•Monthly fees to galleries

•Postage and shipping

•Travel expenses including air fare, lodging, gas, food, rental car

•Boarding of pets while at shows

•Property taxes on art supplies and equipment, trailer, and van

•Dues for professional memberships in organizations and publications

•Donations

 

Learning experiences on the Art Show Trail

This has been a marathon year for art shows with so many surprises and learning experiences at every one.  I just did the June shows starting with the Artist's Gallery show indoors and then on to the Va. Bch. Boardwalk show.  

The small table allowed me the room to paint in the open yet gave the viewer room to move.

The small table allowed me the room to paint in the open yet gave the viewer room to move.

It's always an incredible honor to get into the boardwalk show and this year was no exception.  The judges were incredibly polite and informative and genuinely showed an appreciation for "your obvious uniqueness, dedication to laborious painting technique, and passion for your art".  It was really nice to actually hear that for a change when so often I feel like a Klingon with my cloaking device activated as they go by without a word.  These folks were genuinely concerned about each and every artist.  The heat was unbearable for many but we persevered and sold quite well.  This was in fact my very best boardwalk show ever thanks to some local supporters and several small paintings that I did in the 8" X 10" range with deep canvas edges in the $175.00 price range.  This strategy worked very well and it also filled the gaps between the bigger pieces. Finding the right sizes for your booth is one of the more complicated things in this business but once you figure it out, sales go much better and so does the load in and out with the display.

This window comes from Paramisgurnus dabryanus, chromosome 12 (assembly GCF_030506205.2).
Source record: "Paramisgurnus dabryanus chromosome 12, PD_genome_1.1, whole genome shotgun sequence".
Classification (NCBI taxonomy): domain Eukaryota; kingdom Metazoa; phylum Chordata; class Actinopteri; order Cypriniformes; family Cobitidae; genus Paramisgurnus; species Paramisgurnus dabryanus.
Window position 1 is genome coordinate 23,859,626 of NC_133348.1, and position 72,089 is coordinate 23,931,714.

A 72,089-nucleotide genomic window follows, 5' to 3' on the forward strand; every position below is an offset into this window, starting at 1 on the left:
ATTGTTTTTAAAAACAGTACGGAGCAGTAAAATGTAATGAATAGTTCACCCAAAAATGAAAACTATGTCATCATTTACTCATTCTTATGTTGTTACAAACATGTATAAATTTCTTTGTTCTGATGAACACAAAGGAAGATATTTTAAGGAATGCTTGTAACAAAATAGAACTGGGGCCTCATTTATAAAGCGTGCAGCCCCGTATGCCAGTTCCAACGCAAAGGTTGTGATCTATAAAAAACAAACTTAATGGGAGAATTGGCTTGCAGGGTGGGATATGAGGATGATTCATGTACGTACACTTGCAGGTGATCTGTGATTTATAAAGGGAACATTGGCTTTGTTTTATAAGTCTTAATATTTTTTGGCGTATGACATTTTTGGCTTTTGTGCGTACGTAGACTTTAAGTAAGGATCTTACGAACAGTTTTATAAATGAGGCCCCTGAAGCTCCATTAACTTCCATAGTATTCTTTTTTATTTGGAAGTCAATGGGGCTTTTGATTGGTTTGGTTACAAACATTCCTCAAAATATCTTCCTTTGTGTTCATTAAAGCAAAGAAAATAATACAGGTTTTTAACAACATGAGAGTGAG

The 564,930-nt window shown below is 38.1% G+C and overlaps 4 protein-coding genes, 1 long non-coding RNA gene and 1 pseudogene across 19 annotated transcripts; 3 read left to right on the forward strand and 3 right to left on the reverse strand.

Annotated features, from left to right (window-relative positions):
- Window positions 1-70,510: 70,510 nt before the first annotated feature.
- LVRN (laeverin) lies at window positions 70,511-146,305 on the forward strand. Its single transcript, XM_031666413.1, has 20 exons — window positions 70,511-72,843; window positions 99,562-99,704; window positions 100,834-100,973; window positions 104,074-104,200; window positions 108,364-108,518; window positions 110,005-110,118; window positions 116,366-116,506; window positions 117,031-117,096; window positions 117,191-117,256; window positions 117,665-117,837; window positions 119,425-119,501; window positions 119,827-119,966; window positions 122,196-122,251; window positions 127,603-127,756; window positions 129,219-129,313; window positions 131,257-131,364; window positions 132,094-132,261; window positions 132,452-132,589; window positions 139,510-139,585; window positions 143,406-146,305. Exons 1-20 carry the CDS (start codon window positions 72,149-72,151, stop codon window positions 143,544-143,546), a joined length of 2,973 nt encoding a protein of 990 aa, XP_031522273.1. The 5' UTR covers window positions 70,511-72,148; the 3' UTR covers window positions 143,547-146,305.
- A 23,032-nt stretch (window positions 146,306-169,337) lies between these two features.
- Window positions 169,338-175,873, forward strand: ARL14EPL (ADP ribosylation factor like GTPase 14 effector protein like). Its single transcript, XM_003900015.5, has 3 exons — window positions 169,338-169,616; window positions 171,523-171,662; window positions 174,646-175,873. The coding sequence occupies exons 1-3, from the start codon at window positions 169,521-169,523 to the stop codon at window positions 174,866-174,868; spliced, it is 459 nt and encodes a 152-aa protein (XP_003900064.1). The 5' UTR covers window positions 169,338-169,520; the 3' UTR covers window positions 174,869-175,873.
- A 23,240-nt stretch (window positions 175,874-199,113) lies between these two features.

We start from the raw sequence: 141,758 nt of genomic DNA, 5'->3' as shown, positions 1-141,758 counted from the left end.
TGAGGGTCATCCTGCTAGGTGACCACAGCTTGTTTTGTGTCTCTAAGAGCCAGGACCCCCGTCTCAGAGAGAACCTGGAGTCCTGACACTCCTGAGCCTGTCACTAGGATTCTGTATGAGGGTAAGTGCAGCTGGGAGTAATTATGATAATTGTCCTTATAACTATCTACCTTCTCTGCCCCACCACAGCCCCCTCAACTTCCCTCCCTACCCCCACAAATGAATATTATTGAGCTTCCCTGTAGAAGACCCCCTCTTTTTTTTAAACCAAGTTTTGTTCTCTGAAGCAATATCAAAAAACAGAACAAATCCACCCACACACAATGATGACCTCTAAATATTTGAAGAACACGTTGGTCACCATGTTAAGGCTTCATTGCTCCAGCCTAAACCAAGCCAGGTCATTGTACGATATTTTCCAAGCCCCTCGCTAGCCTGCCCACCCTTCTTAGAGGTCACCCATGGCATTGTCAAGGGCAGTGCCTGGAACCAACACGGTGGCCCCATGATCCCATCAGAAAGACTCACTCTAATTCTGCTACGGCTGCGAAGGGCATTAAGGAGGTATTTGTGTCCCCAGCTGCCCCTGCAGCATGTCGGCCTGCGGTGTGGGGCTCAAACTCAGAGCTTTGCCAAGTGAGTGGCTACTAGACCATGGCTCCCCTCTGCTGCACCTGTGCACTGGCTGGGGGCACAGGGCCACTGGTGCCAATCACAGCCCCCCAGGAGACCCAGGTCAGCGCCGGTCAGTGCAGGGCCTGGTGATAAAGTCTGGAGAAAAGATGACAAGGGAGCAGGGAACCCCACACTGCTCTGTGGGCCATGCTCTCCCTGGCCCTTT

My booth at the Under The Oaks Show, Whalehead, Corolla, NC

My booth at the Under The Oaks Show, Whalehead, Corolla, NC

The very next day after my five grueling days on the boardwalk was in North Carolina at the annual Under the Oaks Show at Whalehead, Corolla.  This was by far the hottest show I have ever done which is not unusual this time of year. I nearly passed out the first day while painting because of the heat. This was a Plein Aire test unlike anything I have ever done.  The paint dries so fast in this kind of heat.  The promoters treated us very nicely and my accommodations were well worth the cost at the Inn at Corolla Light. I plan on doing a whole series of paintings of that place soon based on my photos.  They are also very dog friendly and that made for a good time for all even though it rained during one of the two days.  It was great having an air conditioned place to keep Rusty and Raven during the show.

The Inn At Corolla Light

The Inn At Corolla Light

What a great place to have a glass of wine after a long hot hard day!

What a great place to have a glass of wine after a long hot hard day!

The view from the Inn looking out on the sound.

The view from the Inn looking out on the sound.

I was truly appreciative of my sale of one of the OBX series of paintings I did this year during the final minute, of the final day of the show.  I was literally packing up when a customer fell in love with the OBX piece.  Thank you!

Today, the very day after the whale head show I am setting up on Knotts Island, NC for the Peach Festival.  This turned out to be a real winner for me last year inspire of its remote location.

I have learned so much this year about doing art shows and of course, always want to pass on information to the "Newbies" who are trying to "figure it out".  Keeping a cleaner and less cluttered booth along with unifying the sizes and frames of the work is really a big step forward. It just makes the overall presentation better and increases sales while impressing the judges.